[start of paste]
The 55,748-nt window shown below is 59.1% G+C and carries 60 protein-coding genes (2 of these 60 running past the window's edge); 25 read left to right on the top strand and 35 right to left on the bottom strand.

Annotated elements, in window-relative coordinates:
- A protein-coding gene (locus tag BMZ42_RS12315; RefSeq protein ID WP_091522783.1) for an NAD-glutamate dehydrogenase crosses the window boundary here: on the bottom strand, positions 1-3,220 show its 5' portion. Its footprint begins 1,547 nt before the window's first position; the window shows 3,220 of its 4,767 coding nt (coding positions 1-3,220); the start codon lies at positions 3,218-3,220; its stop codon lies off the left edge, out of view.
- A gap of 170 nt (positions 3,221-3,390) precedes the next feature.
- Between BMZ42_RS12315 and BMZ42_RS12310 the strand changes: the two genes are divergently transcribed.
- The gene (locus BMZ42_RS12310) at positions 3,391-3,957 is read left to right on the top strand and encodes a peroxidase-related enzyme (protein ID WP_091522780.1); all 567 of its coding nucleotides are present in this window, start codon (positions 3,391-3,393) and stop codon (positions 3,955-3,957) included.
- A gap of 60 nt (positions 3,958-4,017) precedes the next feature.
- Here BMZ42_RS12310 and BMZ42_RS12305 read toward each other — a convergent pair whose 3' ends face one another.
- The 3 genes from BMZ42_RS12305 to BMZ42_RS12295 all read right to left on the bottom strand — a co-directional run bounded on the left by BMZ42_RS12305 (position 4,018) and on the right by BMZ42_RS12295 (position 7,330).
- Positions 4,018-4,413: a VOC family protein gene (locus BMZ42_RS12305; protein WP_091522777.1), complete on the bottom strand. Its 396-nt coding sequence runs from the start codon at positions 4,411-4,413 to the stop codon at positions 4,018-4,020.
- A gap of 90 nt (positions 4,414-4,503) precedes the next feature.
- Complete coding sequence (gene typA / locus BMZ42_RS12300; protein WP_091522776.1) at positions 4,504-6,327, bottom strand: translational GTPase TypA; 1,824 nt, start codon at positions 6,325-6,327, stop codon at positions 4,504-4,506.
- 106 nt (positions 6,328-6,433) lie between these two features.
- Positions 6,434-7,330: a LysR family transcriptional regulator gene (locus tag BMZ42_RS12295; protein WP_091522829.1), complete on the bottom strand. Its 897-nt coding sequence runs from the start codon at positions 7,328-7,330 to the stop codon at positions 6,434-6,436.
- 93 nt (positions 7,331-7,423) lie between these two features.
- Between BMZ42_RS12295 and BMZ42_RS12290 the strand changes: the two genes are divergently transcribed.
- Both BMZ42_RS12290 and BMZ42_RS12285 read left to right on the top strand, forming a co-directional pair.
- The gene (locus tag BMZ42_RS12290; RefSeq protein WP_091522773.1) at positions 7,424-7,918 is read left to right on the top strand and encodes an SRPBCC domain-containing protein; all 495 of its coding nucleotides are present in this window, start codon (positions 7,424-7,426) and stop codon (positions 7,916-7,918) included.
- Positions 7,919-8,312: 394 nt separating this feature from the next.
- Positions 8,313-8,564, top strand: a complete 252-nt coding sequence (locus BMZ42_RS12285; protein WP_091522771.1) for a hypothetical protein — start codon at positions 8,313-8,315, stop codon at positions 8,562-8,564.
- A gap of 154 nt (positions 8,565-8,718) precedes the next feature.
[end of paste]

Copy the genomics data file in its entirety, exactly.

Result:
The 55,748-nt window shown below is 59.1% G+C and carries 60 protein-coding genes (2 of these 60 running past the window's edge); 25 read left to right on the top strand and 35 right to left on the bottom strand.

Annotated elements, in window-relative coordinates:
- A protein-coding gene (locus tag BMZ42_RS12315; RefSeq protein ID WP_091522783.1) for an NAD-glutamate dehydrogenase crosses the window boundary here: on the bottom strand, positions 1-3,220 show its 5' portion. Its footprint begins 1,547 nt before the window's first position; the window shows 3,220 of its 4,767 coding nt (coding positions 1-3,220); the start codon lies at positions 3,218-3,220; its stop codon lies off the left edge, out of view.
- A gap of 170 nt (positions 3,221-3,390) precedes the next feature.
- Between BMZ42_RS12315 and BMZ42_RS12310 the strand changes: the two genes are divergently transcribed.
- The gene (locus BMZ42_RS12310) at positions 3,391-3,957 is read left to right on the top strand and encodes a peroxidase-related enzyme (protein ID WP_091522780.1); all 567 of its coding nucleotides are present in this window, start codon (positions 3,391-3,393) and stop codon (positions 3,955-3,957) included.
- A gap of 60 nt (positions 3,958-4,017) precedes the next feature.
- Here BMZ42_RS12310 and BMZ42_RS12305 read toward each other — a convergent pair whose 3' ends face one another.
- The 3 genes from BMZ42_RS12305 to BMZ42_RS12295 all read right to left on the bottom strand — a co-directional run bounded on the left by BMZ42_RS12305 (position 4,018) and on the right by BMZ42_RS12295 (position 7,330).
- Positions 4,018-4,413: a VOC family protein gene (locus BMZ42_RS12305; protein WP_091522777.1), complete on the bottom strand. Its 396-nt coding sequence runs from the start codon at positions 4,411-4,413 to the stop codon at positions 4,018-4,020.
- A gap of 90 nt (positions 4,414-4,503) precedes the next feature.
- Complete coding sequence (gene typA / locus BMZ42_RS12300; protein WP_091522776.1) at positions 4,504-6,327, bottom strand: translational GTPase TypA; 1,824 nt, start codon at positions 6,325-6,327, stop codon at positions 4,504-4,506.
- 106 nt (positions 6,328-6,433) lie between these two features.
- Positions 6,434-7,330: a LysR family transcriptional regulator gene (locus tag BMZ42_RS12295; protein WP_091522829.1), complete on the bottom strand. Its 897-nt coding sequence runs from the start codon at positions 7,328-7,330 to the stop codon at positions 6,434-6,436.
- 93 nt (positions 7,331-7,423) lie between these two features.
- Between BMZ42_RS12295 and BMZ42_RS12290 the strand changes: the two genes are divergently transcribed.
- Both BMZ42_RS12290 and BMZ42_RS12285 read left to right on the top strand, forming a co-directional pair.
- The gene (locus tag BMZ42_RS12290; RefSeq protein WP_091522773.1) at positions 7,424-7,918 is read left to right on the top strand and encodes an SRPBCC domain-containing protein; all 495 of its coding nucleotides are present in this window, start codon (positions 7,424-7,426) and stop codon (positions 7,916-7,918) included.
- Positions 7,919-8,312: 394 nt separating this feature from the next.
- Positions 8,313-8,564, top strand: a complete 252-nt coding sequence (locus BMZ42_RS12285; protein WP_091522771.1) for a hypothetical protein — start codon at positions 8,313-8,315, stop codon at positions 8,562-8,564.
- A gap of 154 nt (positions 8,565-8,718) precedes the next feature.